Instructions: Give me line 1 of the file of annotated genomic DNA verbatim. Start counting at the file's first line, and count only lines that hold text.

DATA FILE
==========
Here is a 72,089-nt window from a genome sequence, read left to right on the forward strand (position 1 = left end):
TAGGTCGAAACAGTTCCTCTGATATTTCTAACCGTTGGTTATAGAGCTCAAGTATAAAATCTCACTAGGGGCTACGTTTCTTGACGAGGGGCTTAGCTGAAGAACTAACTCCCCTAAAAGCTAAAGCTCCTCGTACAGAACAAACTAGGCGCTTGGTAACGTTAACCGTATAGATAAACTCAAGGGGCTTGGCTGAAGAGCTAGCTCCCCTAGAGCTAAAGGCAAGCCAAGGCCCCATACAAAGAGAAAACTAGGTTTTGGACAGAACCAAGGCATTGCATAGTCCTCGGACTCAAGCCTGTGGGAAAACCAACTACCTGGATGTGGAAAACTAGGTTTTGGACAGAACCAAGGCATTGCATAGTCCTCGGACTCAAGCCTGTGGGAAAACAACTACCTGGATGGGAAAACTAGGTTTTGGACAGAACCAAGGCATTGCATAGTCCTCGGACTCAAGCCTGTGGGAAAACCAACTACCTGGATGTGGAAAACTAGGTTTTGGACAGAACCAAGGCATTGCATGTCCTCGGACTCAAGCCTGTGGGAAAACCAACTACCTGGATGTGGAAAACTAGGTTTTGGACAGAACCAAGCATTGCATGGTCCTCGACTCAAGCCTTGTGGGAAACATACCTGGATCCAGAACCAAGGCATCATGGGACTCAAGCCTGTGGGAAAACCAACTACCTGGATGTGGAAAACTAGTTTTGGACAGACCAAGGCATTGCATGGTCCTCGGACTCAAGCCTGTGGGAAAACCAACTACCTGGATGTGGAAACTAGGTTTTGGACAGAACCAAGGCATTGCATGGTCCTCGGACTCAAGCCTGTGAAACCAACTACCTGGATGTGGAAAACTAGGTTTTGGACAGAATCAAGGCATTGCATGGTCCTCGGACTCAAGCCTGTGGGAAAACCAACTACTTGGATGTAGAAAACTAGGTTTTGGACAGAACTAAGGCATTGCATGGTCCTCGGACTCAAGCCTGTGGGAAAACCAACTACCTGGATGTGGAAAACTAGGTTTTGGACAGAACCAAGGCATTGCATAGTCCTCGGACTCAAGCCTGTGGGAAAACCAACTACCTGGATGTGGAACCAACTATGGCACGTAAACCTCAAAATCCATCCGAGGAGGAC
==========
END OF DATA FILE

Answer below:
Here is a 72,089-nt window from a genome sequence, read left to right on the forward strand (position 1 = left end):